High-Performance Networking Programming in C

Programming techniques to get the best performance from your TCP applications.

TCP/IP network programming in C on Linux is good fun. All the advanced features of the stack are at your disposal, and you can do lot of interesting things in user space without getting into kernel programming.

Performance enhancement is as much an art as it is a science. It is an iterative process, akin to an artist gingerly stroking a painting with a fine brush, looking at the work from multiple angles at different distances until satisfied with the result.

The analogy to this artistic touch is the rich set of tools that Linux provides in order to measure network throughput and performance. Based on this, programmers tweak certain parameters or sometimes even re-engineer their solutions to achieve the expected results.

I won't dwell further upon the artistic side of high-performance programming. In this article, I focus on certain generic mechanisms that are guaranteed to provide a noticeable improvement. Based on this, you should be able to make the final touch with the help of the right tools.

I deal mostly with TCP, because the kernel does the bandwidth management and flow control for us. Of course, we no longer have to worry about reliability either. If you are interested in performance and high-volume traffic, you will arrive at TCP anyway.

What Is Bandwidth?

Once we answer that question, we can ask ourselves another useful question, “How can we get the best out of the available bandwidth?”

Bandwidth, as defined by Wikipedia, is the difference between the higher and lower cutoff frequencies of a communication channel. Cutoff frequencies are determined by basic laws of physics—nothing much we can do there.

But, there is a lot we can do elsewhere. According to Claude Shannon, the practically achievable bandwidth is determined by the level of noise in the channel, the data encoding used and so on. Taking a cue from Shannon's idea, we should “encode” our data in such a way that the protocol overhead is minimal and most of the bits are used to carry useful payload data.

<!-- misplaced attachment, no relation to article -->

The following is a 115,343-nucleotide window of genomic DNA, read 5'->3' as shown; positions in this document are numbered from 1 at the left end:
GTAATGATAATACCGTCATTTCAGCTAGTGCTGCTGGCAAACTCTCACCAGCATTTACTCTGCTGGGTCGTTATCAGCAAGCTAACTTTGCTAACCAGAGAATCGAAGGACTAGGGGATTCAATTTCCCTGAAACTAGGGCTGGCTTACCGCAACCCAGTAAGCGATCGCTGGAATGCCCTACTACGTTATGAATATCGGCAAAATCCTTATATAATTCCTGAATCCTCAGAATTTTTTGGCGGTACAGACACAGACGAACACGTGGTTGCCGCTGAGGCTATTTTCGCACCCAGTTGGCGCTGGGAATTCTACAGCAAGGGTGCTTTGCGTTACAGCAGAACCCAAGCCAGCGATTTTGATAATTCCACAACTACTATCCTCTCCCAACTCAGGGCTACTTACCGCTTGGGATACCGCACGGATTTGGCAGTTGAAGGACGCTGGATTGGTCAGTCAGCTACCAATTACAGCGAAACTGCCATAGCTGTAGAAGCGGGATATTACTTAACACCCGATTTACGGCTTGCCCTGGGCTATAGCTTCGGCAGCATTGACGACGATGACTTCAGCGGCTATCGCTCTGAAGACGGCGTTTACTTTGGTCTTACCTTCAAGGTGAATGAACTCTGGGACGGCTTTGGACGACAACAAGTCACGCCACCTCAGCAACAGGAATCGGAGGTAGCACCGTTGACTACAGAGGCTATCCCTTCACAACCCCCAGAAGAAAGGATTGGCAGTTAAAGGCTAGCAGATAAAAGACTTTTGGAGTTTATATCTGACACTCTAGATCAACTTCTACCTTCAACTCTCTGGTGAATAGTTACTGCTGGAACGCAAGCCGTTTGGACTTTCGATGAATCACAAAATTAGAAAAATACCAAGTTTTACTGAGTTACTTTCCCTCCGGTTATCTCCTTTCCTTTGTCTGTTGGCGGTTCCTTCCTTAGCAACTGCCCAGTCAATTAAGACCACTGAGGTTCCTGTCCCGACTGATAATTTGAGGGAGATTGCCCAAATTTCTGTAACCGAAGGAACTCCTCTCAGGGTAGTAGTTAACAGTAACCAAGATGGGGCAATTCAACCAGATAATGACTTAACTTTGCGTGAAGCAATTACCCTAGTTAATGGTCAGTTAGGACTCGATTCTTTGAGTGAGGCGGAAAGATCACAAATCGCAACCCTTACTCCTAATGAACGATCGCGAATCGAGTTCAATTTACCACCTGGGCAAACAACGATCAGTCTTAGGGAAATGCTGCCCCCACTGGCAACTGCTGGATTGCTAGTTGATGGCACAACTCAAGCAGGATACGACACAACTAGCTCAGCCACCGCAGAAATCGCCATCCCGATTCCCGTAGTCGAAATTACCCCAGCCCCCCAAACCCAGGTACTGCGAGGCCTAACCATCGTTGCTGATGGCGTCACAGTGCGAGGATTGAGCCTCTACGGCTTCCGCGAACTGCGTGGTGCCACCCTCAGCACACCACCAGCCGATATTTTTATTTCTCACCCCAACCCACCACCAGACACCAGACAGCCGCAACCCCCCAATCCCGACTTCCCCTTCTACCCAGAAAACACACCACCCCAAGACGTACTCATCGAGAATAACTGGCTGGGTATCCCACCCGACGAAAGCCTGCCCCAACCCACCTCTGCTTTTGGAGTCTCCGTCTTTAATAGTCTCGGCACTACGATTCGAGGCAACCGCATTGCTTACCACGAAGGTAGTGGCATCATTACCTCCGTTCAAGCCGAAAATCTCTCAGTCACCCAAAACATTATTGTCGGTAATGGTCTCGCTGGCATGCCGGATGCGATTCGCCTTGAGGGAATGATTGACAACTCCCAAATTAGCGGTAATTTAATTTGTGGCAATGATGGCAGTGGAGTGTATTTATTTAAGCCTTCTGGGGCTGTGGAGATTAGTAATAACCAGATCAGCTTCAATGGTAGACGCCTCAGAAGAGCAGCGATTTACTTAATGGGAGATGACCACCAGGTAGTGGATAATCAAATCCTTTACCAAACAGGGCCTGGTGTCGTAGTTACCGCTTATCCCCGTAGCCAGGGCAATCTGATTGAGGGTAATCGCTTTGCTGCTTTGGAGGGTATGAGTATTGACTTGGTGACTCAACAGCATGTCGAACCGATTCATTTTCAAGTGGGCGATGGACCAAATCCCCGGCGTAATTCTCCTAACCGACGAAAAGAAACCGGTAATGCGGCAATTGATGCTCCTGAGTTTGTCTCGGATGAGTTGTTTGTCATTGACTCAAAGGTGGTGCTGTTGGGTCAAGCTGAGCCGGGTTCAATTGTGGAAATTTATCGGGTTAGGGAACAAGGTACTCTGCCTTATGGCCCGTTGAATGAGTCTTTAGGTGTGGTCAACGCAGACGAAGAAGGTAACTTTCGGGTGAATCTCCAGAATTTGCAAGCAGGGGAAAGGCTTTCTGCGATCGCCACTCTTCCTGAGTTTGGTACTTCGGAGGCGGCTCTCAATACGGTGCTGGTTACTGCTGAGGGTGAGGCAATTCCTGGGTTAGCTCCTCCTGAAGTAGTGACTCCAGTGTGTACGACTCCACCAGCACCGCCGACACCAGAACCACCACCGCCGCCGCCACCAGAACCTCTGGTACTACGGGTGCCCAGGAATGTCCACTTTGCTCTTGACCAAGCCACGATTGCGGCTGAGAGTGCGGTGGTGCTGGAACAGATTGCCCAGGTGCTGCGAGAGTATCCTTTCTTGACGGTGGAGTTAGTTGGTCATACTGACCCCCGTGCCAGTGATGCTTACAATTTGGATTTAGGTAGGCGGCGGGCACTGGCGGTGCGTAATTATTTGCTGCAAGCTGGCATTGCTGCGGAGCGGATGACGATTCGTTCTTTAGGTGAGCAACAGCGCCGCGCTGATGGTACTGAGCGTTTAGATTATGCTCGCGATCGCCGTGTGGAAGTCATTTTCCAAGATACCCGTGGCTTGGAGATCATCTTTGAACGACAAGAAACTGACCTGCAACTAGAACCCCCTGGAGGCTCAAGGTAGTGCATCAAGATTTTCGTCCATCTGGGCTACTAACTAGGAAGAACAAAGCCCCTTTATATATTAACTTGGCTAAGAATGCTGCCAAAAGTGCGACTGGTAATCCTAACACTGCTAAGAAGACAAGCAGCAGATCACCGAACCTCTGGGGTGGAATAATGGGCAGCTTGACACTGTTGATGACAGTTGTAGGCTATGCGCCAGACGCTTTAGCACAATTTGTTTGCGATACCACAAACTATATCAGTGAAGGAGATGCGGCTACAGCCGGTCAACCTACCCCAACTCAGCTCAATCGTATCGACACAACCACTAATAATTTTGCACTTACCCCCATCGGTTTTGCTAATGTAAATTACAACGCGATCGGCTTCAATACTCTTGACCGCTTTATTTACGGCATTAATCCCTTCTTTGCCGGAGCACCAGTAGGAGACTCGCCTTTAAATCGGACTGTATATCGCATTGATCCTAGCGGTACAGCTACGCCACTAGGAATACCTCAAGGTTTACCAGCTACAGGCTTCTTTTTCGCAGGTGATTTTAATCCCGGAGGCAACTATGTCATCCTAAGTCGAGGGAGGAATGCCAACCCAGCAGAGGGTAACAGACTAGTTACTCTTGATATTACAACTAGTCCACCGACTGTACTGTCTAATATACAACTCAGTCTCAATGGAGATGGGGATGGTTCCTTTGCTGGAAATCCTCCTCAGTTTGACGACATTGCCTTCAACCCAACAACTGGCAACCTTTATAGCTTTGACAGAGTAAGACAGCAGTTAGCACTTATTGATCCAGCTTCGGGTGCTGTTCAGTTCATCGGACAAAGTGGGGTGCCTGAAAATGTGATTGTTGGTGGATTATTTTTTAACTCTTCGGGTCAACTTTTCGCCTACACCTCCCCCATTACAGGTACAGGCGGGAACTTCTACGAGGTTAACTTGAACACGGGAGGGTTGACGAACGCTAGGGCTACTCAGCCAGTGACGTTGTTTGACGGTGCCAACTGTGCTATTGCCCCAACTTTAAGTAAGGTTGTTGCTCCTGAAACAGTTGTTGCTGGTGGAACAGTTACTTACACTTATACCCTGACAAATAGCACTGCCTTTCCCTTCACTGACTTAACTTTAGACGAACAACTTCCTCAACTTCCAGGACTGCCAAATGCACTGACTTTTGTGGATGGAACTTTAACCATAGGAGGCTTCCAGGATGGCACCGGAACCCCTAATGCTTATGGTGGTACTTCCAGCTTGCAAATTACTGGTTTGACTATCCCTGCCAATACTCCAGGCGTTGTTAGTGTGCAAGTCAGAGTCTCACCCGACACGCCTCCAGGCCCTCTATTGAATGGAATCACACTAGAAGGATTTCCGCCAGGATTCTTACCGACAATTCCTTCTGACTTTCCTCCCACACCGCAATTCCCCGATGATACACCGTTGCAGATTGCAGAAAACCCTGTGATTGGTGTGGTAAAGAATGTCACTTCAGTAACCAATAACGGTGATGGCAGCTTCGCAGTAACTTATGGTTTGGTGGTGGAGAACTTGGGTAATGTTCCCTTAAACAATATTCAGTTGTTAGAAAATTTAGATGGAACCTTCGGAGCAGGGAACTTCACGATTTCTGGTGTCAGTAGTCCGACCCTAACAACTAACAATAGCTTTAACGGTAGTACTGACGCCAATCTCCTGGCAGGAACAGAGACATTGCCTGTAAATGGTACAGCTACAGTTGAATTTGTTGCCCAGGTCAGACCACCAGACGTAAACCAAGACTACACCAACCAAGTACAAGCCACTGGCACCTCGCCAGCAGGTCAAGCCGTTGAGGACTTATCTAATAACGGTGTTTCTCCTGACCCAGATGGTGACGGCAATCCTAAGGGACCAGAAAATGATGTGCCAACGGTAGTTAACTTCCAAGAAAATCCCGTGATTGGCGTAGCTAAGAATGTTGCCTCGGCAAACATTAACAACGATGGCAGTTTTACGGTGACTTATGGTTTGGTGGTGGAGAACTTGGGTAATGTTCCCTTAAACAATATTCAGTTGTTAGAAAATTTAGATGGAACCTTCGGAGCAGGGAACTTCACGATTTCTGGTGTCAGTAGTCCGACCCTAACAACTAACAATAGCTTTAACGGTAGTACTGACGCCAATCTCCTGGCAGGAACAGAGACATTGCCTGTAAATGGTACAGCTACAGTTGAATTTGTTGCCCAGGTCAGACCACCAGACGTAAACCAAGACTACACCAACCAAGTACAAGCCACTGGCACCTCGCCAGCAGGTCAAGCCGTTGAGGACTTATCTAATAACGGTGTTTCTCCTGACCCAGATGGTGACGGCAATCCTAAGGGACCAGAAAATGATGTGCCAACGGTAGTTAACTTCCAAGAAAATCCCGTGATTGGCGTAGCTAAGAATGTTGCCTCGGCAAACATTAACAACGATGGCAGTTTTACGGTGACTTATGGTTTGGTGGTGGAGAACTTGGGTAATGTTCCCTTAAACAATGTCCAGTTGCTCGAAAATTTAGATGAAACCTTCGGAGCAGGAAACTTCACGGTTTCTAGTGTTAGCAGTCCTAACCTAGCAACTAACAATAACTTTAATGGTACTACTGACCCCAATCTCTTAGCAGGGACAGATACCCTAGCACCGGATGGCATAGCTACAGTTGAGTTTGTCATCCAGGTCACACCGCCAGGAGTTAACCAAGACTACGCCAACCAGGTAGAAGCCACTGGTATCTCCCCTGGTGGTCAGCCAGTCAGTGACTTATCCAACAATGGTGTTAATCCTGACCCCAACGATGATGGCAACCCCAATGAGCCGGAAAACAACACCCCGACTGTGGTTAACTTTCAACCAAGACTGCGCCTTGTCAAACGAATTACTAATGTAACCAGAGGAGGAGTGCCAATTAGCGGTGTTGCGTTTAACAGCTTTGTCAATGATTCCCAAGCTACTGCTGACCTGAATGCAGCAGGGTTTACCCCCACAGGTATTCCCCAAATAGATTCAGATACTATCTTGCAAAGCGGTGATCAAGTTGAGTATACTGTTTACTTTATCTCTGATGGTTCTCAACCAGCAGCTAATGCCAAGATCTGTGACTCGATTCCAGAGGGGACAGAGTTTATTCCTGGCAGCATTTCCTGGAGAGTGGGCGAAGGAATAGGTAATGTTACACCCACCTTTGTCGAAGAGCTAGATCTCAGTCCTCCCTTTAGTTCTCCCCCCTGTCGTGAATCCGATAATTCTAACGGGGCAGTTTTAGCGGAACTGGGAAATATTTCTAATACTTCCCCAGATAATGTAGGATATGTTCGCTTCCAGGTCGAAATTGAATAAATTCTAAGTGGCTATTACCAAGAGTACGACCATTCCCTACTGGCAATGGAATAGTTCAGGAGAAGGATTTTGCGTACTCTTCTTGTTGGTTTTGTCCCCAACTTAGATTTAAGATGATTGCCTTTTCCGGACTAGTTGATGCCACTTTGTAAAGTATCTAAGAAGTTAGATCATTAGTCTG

TCP/IP packets work in a packet-switched environment. We have to contend with other nodes on the network. There is no concept of dedicated bandwidth in the LAN environment where your product is most likely to reside. This is something we can control with a bit of programming.

Non-Blocking TCP

Here's one way to maximize throughput if the bottleneck is your local LAN (this might also be the case in certain crowded ADSL deployments). Simply use multiple TCP connections. That way, you can ensure that you get all the attention at the expense of the other nodes in the LAN. This is the secret of download accelerators. They open multiple TCP connections to FTP and HTTP servers and download a file in pieces and reassemble it at multiple offsets. This is not “playing” nicely though.

We want to be well-behaved citizens, which is where non-blocking I/O comes in. The traditional approach of blocking reads and writes on the network is very easy to program, but if you are interested in filling the pipe available to you by pumping packets, you must use non-blocking TCP sockets. Listing 1 shows a simple code fragment using non-blocking sockets for network read and write.

Note that you should use fcntl(2) instead of setsockopt(2) for setting the socket file descriptor to non-blocking mode. Use poll(2) or select(2) to figure out when the socket is ready to read or write. select(2) cannot figure out when the socket is ready to write, so watch out for this.

How does non-blocking I/O provide better throughput? The OS schedules the user process differently in the case of blocking and non-blocking I/O. When you block, the process “sleeps”, which leads to a context switch. When you use non-blocking sockets, this problem is avoided.



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TCP defects

demiurg's picture

When talking about TCP defects I think it is important to mention that probably the biggest one is the fact that TCP is most commonly used with HTTP, for which it is not suited very well.

Alexander (Sasha) Sirotkin
Metalink Broadband

My blogs:

When talking about TCP

faheyd's picture

When talking about TCP defects I think it is important to mention that probably the biggest one is the fact that TCP is most commonly used with HTTP, for which it is not suited very well.
Alexander (Sasha) Sirotkin
Metalink Broadband

I only got one thang to say about the above statement, "non sequitur".

non sequitur is a short form

Anonymous's picture

non sequitur is a short form of - this Sasha Sirotkin reminds me a guy who talks about things he's heard but has no knowledge about ...

I would advise you to read a

Sasha's picture

I would advise you to read a bit more on this subject than just the above article before engaging in technical conversation about TCP/IP.

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